Neil Selwyn (in his 2016 book Education and Technology: Key Issues and Debates) points to the limitations of digital technologies, arguing that there is a lack of genuine diversity in the educational opportunities provided by educational technologies, but rather more of the same. He notes that “any ‘individualisation’ or ‘personalisation’ involves fitting individuals around preconfigured outcomes and expectations rather than offering genuinely bespoke education. … an individual is not actively self-determining but conforming to the requirements and expectations of a mass system” (p.161).

I share Selwyn’s cautiousness around technology in schools when it is seen as a shiny new thing or an end in itself. I am more comforabtle when digital pedagogy is about choosing the tool fit for the purpose, aligned with learning objectives. Technology is part of the teacher and learner’s arsenal, not the end point in themselves.

Additionally, while digital pedagogies are often viewed with much hope for their possibilities, the realities seem to be more disappointing. Marte Blikstad-Balas and Chris Davies (in their recent Oxford Review of Education paper ‘Assessing the educational value of one-to-one devices: Have we been asking the right questions?’) show that one-to-one devices are often positioned as having benefits to pedagogical change, development of future skills, and efficiencies and cost savings. (Interestingly, at my school the photocopying bill did not decrease with the move to one-to-one devices.) In looking at three schools (two in the UK and one in Norway), Blikstad-Balas and Davies found some benefits of one-to-one devices, but these tended to be focused on convenience, instrumental use, and functionality, rather than pedagogy. The three schools studied raised concerns including ad hoc teacher enthusiasm and uptake of one-to-one-devices, and teacher scepticism around implementation of digital technologies as part of pedagogy. Students reported feeling either pressured to use devices they didn’t want to use, for purposes they didn’t see as valuable, being distracted from their learning by one-to-one devices, and finding one-to-one devices unreliable. Year 11 and 12 students reported using their one-on-one devices for whatever they wanted (such as social media and online gaming), which was often not what the teacher was instructing. These findings are a sober reminder to schools about the realities of implementing educational technologies.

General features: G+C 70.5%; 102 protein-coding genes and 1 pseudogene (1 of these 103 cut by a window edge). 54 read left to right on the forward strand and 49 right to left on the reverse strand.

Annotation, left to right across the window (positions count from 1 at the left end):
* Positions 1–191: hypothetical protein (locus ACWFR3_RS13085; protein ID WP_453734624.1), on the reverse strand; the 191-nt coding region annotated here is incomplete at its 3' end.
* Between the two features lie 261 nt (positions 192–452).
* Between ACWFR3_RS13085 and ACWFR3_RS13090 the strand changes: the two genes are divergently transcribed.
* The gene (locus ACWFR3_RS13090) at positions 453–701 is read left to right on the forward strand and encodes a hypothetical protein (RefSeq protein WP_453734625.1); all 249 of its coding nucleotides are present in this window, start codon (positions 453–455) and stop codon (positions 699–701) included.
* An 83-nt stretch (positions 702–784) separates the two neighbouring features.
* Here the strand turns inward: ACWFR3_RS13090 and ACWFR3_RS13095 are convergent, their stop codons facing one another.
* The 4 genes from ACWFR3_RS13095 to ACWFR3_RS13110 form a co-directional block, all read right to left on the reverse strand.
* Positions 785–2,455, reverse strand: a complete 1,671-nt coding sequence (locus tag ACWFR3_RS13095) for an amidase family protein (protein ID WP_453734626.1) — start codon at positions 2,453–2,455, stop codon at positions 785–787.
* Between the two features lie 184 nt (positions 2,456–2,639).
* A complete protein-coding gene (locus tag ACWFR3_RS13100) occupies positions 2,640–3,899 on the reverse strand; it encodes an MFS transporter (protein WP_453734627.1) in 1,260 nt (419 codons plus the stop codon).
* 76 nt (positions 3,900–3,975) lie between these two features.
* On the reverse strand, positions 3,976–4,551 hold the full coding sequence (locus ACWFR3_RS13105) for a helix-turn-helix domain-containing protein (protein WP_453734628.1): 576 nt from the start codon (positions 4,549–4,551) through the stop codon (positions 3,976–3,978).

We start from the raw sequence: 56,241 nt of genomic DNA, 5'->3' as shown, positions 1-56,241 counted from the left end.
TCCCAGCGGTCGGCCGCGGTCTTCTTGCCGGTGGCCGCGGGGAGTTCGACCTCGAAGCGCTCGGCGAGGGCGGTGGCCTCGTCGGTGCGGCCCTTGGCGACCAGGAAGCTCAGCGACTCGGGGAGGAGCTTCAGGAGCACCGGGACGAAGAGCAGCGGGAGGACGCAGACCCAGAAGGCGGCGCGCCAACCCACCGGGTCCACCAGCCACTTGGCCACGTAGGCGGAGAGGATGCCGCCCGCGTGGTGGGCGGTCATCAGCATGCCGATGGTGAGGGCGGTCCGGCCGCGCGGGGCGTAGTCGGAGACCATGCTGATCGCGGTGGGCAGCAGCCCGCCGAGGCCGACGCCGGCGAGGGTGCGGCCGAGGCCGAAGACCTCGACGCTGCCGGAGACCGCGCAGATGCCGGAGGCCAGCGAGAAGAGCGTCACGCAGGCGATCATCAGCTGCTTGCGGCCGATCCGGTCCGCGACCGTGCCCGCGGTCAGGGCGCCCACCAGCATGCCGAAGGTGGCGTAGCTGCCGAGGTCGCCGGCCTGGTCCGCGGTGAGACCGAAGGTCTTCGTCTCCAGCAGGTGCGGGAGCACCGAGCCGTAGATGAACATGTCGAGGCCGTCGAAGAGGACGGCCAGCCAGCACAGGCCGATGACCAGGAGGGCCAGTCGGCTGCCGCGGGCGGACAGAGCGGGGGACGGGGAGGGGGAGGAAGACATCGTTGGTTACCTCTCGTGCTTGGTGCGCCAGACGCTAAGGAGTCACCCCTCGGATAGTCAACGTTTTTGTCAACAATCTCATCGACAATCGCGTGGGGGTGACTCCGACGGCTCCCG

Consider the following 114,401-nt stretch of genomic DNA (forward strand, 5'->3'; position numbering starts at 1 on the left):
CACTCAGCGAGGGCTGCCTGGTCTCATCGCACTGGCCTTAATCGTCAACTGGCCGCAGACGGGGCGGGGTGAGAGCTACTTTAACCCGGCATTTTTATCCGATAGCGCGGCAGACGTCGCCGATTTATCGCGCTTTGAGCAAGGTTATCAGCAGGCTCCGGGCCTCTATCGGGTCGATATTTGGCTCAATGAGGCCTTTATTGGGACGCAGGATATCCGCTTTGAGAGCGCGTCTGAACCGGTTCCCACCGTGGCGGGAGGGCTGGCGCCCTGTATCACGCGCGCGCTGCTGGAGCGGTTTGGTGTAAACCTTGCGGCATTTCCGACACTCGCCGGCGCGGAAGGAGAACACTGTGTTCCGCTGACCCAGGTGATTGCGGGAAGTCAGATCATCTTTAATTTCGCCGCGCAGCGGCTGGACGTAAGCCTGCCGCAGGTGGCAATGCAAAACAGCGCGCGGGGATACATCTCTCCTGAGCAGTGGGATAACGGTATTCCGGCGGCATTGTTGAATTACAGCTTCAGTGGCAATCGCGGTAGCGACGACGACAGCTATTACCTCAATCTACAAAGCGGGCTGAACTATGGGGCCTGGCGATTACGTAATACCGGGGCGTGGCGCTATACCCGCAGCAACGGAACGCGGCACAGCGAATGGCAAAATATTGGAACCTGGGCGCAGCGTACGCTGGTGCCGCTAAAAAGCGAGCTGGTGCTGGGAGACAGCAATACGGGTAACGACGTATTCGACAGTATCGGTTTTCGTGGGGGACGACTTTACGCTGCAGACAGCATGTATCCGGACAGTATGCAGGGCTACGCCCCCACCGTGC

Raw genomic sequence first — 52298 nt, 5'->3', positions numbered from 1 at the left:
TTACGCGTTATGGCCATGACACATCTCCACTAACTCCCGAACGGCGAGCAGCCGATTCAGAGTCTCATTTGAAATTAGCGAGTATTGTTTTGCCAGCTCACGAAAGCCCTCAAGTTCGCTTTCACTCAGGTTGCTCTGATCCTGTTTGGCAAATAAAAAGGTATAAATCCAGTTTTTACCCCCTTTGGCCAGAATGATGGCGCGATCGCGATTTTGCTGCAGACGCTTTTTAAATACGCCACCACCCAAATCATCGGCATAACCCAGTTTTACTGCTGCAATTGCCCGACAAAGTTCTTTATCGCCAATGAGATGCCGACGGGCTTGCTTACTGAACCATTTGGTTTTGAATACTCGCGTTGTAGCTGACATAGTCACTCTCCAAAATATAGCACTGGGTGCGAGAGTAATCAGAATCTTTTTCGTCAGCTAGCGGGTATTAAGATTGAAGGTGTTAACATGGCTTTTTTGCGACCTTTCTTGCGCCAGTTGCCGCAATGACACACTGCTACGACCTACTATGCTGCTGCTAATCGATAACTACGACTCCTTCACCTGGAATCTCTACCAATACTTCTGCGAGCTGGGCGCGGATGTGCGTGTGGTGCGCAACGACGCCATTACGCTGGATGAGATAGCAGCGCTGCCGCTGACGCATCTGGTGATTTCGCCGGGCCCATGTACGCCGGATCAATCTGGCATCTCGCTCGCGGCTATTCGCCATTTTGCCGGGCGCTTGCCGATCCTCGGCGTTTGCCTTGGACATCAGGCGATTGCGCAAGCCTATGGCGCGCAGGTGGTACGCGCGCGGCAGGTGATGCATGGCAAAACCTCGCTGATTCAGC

The educational world is saturated with information and promotions of various digital technologies. The 2016 Horizon Report for Higher Education, for instance, identifies a number of future trends and technologies predicted to influence education. Those working in education institutions need a way to make sense of the digital noise. Selwyn’s 2016 book Is technology good for education? provides useful questions to ask ourselves when considering digital pedagogy (p.24):

  • What is actually new here?
  • What are the unintended consequences or second-order effects?
  • What are the potential gains? What are the potential losses?
  • What underlying values and agendas are implicit?
  • In whose interests does this work? Who benefits in what ways?
  • What are the social problems that digital technology is being presented as a solution to?
  • How responsive to a ‘digital fix’ are these problems likely to be?

At my school we are working with a purposeful and transparent frame for making decisions about digital technologies and pedagogies. This frame is based around our strategic intents for our students, and our beliefs around learning, good teaching, and the core business of schools. No matter what the latest tech fad or shiny device, any pedagogy needs to start with the purpose of the learning and the design of curriculum. Pedagogy first. Digital if and when appropriate.